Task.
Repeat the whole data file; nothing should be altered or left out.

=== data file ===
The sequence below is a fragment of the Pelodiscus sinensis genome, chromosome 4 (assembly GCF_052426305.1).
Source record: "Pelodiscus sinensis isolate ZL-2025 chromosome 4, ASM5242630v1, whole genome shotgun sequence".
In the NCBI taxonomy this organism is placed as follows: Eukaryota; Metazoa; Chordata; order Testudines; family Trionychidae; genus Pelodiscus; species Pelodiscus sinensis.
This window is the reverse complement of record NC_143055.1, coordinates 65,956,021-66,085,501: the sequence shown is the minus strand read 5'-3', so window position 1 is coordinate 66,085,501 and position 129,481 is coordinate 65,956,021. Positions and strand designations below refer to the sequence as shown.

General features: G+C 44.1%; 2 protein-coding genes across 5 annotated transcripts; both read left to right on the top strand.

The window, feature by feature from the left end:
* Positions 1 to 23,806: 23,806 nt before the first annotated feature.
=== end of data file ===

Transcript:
The sequence below is a fragment of the Pelodiscus sinensis genome, chromosome 4 (assembly GCF_052426305.1).
Source record: "Pelodiscus sinensis isolate ZL-2025 chromosome 4, ASM5242630v1, whole genome shotgun sequence".
In the NCBI taxonomy this organism is placed as follows: Eukaryota; Metazoa; Chordata; order Testudines; family Trionychidae; genus Pelodiscus; species Pelodiscus sinensis.
This window is the reverse complement of record NC_143055.1, coordinates 65,956,021-66,085,501: the sequence shown is the minus strand read 5'-3', so window position 1 is coordinate 66,085,501 and position 129,481 is coordinate 65,956,021. Positions and strand designations below refer to the sequence as shown.

General features: G+C 44.1%; 2 protein-coding genes across 5 annotated transcripts; both read left to right on the top strand.

The window, feature by feature from the left end:
* Positions 1 to 23,806: 23,806 nt before the first annotated feature.